An art student who disappeared more than 40 years ago was "probably" tied to a tree and "possibly" sexually assaulted before she was murdered, an inquest has heard.
Jessie Earl's remains were discovered in undergrowth near Beachy Head in East Sussex in 1989, nine years after she disappeared from her nearby bedsit.
A second inquest into her death is expected to conclude on Wednesday, May 11. A coroner is set to decide whether the student, 22, from Eastbourne was unlawfully killed.
A 1989 inquest into Ms Earl's death recorded an open verdict, and it was only in 2000 that Sussex Police concluded that Ms Earl was murdered. No-one has been arrested.
The second inquest, which had been ordered by the High Court in December, opened on Tuesday, May 10 at Eastbourne Town Hall.
It was ordered after a campaign by Jessie's parents.
When Ms Earl's body was discovered, the only item of clothing found with her bones was her bra.
The inquest heard it was tied in a knot and could have been used as a "restraint, gag, weapon or ligature".
Retired Sussex Police detective sergeant Anne Capon told the inquest: "We had a view that she had been restrained in some way by her bra, and because it was found near a tree we believed she could have been tied to a tree."
Ms Capon told the coroner she believed Ms Earl had "probably" been tied to a tree, perhaps using her bra, and said there was "possibly" a sexual element involved.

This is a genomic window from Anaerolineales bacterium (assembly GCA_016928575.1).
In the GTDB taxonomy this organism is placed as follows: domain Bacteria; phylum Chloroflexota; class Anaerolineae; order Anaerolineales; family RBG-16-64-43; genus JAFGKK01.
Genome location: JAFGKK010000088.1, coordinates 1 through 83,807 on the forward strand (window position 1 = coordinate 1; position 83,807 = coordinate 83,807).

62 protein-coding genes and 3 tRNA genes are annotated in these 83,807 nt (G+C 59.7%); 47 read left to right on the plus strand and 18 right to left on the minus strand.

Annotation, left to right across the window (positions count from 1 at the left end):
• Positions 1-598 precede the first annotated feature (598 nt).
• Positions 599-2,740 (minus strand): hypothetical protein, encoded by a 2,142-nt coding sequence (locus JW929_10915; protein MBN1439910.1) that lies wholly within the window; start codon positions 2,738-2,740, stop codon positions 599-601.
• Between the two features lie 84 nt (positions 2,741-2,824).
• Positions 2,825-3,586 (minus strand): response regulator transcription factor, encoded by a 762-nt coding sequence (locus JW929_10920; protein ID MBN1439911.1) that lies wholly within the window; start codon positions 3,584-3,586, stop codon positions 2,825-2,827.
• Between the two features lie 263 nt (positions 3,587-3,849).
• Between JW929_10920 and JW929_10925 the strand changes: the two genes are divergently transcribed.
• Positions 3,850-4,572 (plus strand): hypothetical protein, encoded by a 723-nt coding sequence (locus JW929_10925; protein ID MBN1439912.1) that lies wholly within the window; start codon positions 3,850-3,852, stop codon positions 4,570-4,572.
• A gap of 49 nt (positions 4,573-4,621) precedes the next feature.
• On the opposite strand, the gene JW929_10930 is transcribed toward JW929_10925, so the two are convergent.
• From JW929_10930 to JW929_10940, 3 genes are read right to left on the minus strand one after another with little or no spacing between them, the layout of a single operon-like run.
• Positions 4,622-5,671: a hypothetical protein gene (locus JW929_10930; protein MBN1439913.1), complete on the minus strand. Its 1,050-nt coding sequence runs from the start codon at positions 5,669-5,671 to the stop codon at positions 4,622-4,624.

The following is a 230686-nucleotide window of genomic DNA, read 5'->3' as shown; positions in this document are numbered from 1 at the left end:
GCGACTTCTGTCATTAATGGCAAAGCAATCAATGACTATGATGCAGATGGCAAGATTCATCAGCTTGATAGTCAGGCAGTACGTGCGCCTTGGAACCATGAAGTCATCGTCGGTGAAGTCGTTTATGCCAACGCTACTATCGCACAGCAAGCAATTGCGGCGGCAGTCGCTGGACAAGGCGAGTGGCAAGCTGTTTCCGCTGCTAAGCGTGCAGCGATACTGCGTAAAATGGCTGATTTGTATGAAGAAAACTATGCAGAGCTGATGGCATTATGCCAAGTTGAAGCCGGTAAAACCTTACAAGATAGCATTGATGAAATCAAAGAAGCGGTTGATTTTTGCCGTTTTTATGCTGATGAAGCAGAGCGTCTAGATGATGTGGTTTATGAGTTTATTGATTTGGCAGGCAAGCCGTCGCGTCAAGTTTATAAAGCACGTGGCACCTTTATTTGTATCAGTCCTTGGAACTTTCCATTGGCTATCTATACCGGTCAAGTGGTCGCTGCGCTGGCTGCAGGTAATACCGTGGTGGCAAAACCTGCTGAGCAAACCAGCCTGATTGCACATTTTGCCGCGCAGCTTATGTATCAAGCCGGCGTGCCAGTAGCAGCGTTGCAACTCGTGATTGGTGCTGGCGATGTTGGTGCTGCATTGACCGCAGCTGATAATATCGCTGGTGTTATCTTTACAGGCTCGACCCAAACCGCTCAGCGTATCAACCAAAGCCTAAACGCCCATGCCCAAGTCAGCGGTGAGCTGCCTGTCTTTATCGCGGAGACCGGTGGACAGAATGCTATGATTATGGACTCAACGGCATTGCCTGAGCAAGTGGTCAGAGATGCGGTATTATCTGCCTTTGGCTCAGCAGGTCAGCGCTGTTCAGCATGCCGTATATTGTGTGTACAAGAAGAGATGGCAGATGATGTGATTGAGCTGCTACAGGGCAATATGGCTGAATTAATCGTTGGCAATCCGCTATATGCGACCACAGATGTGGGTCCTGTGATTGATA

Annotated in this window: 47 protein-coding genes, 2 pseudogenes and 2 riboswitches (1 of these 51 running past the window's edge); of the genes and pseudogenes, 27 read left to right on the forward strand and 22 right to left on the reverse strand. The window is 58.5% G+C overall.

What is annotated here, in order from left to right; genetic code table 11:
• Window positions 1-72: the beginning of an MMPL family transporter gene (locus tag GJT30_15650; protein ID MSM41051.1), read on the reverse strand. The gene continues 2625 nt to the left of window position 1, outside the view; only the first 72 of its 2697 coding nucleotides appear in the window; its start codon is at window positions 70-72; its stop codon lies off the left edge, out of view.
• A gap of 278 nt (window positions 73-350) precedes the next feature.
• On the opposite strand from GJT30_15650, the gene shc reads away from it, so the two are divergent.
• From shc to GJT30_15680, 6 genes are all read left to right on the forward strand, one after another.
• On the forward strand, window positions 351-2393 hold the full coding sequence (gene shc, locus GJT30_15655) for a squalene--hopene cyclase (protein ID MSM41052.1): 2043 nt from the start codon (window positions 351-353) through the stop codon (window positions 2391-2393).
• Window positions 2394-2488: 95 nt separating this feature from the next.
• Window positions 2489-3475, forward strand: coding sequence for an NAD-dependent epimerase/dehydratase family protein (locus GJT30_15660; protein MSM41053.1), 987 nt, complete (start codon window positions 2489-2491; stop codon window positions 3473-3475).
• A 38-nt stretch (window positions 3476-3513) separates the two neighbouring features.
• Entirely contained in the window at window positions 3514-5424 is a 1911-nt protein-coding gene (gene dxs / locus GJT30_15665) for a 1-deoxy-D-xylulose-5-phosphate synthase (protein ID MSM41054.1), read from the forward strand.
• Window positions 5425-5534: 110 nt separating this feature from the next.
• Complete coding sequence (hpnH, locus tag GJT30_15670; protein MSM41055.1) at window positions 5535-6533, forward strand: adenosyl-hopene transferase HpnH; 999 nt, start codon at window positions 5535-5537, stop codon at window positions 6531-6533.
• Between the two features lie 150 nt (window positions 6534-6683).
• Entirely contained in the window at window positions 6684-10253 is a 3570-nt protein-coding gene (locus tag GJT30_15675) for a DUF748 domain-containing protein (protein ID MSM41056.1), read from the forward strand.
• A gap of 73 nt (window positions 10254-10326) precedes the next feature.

However, she said it is impossible to be certain of the alleged sexual assault due to the length of time that had elapsed before she was found.
She said Ms Earl's bones were "scattered" but a "number of bones were closer to the tree" and the bra, the only item of clothing recovered, was "found very close to the base of the tree".
Ms Capon, who has been involved with the case in its various stages over the decades, worked on a 2000 investigation, Operation Silk, that ultimately concluded Ms Earl had been murdered.
She told the fresh inquest that she still believed what she had told the first 1989 inquest: "My opinion was she has been murdered."
She said this was due to the "circumstances", such as "the way the bra was tied" and "the fact that she was in such dense undergrowth".
Ms Capon said she "just couldn't see how Jessie could have got into dense bushes like that, and there were various other things that made me think she had been murdered", such as the fact it was "off her normal walking route".
In January 2022, Kent Police said: "At this stage there is no evidence to connect Fuller to any other murder victims, but the investigation remains ongoing."
Sussex Police said: "No further lines of enquiry have been identified and there are no other developments.
"We have no evidence implicating any named individual in the murder of Jessie Earl."